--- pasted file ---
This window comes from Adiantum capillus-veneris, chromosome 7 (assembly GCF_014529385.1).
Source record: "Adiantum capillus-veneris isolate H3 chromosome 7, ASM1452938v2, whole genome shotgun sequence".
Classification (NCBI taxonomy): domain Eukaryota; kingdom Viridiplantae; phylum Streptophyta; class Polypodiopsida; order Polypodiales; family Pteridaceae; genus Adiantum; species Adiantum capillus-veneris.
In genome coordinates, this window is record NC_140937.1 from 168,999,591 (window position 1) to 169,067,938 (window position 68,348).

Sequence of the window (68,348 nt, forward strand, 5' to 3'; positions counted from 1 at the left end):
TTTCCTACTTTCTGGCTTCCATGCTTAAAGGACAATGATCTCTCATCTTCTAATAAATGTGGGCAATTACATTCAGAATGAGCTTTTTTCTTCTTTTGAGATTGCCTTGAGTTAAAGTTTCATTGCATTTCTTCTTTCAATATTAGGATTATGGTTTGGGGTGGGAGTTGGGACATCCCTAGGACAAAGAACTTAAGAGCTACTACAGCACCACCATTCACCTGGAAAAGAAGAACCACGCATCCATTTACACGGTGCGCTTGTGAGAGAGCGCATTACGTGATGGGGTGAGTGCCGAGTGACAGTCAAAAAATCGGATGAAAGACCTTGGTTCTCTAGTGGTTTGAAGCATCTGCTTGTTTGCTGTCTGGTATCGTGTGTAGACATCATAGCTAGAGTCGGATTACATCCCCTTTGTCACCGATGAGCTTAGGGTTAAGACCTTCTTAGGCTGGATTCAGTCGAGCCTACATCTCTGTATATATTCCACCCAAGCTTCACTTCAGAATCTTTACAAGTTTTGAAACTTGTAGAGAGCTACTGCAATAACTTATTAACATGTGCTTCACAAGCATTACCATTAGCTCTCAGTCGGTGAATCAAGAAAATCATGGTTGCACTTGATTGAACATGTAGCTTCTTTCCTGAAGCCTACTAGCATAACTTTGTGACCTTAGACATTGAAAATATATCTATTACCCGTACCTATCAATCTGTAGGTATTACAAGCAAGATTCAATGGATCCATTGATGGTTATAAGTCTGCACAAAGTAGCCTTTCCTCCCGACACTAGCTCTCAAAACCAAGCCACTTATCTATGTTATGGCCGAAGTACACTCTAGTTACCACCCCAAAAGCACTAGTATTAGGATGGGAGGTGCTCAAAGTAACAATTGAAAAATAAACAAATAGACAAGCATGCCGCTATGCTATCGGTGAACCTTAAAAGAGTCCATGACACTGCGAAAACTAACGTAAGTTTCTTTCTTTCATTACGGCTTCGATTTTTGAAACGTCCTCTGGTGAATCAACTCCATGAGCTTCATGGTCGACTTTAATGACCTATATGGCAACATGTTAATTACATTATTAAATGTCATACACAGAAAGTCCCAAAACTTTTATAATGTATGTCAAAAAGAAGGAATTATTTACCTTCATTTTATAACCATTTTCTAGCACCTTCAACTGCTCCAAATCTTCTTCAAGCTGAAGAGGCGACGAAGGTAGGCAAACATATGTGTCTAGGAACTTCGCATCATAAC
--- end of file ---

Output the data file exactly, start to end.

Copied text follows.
This window comes from Adiantum capillus-veneris, chromosome 7 (assembly GCF_014529385.1).
Source record: "Adiantum capillus-veneris isolate H3 chromosome 7, ASM1452938v2, whole genome shotgun sequence".
Classification (NCBI taxonomy): domain Eukaryota; kingdom Viridiplantae; phylum Streptophyta; class Polypodiopsida; order Polypodiales; family Pteridaceae; genus Adiantum; species Adiantum capillus-veneris.
In genome coordinates, this window is record NC_140937.1 from 168,999,591 (window position 1) to 169,067,938 (window position 68,348).

Sequence of the window (68,348 nt, forward strand, 5' to 3'; positions counted from 1 at the left end):
TTTCCTACTTTCTGGCTTCCATGCTTAAAGGACAATGATCTCTCATCTTCTAATAAATGTGGGCAATTACATTCAGAATGAGCTTTTTTCTTCTTTTGAGATTGCCTTGAGTTAAAGTTTCATTGCATTTCTTCTTTCAATATTAGGATTATGGTTTGGGGTGGGAGTTGGGACATCCCTAGGACAAAGAACTTAAGAGCTACTACAGCACCACCATTCACCTGGAAAAGAAGAACCACGCATCCATTTACACGGTGCGCTTGTGAGAGAGCGCATTACGTGATGGGGTGAGTGCCGAGTGACAGTCAAAAAATCGGATGAAAGACCTTGGTTCTCTAGTGGTTTGAAGCATCTGCTTGTTTGCTGTCTGGTATCGTGTGTAGACATCATAGCTAGAGTCGGATTACATCCCCTTTGTCACCGATGAGCTTAGGGTTAAGACCTTCTTAGGCTGGATTCAGTCGAGCCTACATCTCTGTATATATTCCACCCAAGCTTCACTTCAGAATCTTTACAAGTTTTGAAACTTGTAGAGAGCTACTGCAATAACTTATTAACATGTGCTTCACAAGCATTACCATTAGCTCTCAGTCGGTGAATCAAGAAAATCATGGTTGCACTTGATTGAACATGTAGCTTCTTTCCTGAAGCCTACTAGCATAACTTTGTGACCTTAGACATTGAAAATATATCTATTACCCGTACCTATCAATCTGTAGGTATTACAAGCAAGATTCAATGGATCCATTGATGGTTATAAGTCTGCACAAAGTAGCCTTTCCTCCCGACACTAGCTCTCAAAACCAAGCCACTTATCTATGTTATGGCCGAAGTACACTCTAGTTACCACCCCAAAAGCACTAGTATTAGGATGGGAGGTGCTCAAAGTAACAATTGAAAAATAAACAAATAGACAAGCATGCCGCTATGCTATCGGTGAACCTTAAAAGAGTCCATGACACTGCGAAAACTAACGTAAGTTTCTTTCTTTCATTACGGCTTCGATTTTTGAAACGTCCTCTGGTGAATCAACTCCATGAGCTTCATGGTCGACTTTAATGACCTATATGGCAACATGTTAATTACATTATTAAATGTCATACACAGAAAGTCCCAAAACTTTTATAATGTATGTCAAAAAGAAGGAATTATTTACCTTCATTTTATAACCATTTTCTAGCACCTTCAACTGCTCCAAATCTTCTTCAAGCTGAAGAGGCGACGAAGGTAGGCAAACATATGTGTCTAGGAACTTCGCATCATAAC